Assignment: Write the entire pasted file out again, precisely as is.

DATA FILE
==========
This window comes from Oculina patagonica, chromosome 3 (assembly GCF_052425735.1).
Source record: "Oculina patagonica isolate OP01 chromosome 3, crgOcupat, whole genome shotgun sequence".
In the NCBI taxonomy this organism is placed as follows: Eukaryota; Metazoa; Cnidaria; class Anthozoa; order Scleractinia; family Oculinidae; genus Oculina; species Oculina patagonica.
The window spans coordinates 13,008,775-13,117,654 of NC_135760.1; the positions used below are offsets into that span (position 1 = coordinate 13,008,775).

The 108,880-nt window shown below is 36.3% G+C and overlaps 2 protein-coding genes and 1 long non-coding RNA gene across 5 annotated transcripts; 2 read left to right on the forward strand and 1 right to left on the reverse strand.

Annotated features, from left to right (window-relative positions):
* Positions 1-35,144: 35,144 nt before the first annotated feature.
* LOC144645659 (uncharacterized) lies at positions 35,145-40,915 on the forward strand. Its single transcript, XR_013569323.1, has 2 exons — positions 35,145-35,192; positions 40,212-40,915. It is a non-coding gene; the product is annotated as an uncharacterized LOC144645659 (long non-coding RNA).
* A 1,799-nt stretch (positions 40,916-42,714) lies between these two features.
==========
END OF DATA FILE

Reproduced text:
This window comes from Oculina patagonica, chromosome 3 (assembly GCF_052425735.1).
Source record: "Oculina patagonica isolate OP01 chromosome 3, crgOcupat, whole genome shotgun sequence".
In the NCBI taxonomy this organism is placed as follows: Eukaryota; Metazoa; Cnidaria; class Anthozoa; order Scleractinia; family Oculinidae; genus Oculina; species Oculina patagonica.
The window spans coordinates 13,008,775-13,117,654 of NC_135760.1; the positions used below are offsets into that span (position 1 = coordinate 13,008,775).

The 108,880-nt window shown below is 36.3% G+C and overlaps 2 protein-coding genes and 1 long non-coding RNA gene across 5 annotated transcripts; 2 read left to right on the forward strand and 1 right to left on the reverse strand.

Annotated features, from left to right (window-relative positions):
* Positions 1-35,144: 35,144 nt before the first annotated feature.
* LOC144645659 (uncharacterized) lies at positions 35,145-40,915 on the forward strand. Its single transcript, XR_013569323.1, has 2 exons — positions 35,145-35,192; positions 40,212-40,915. It is a non-coding gene; the product is annotated as an uncharacterized LOC144645659 (long non-coding RNA).
* A 1,799-nt stretch (positions 40,916-42,714) lies between these two features.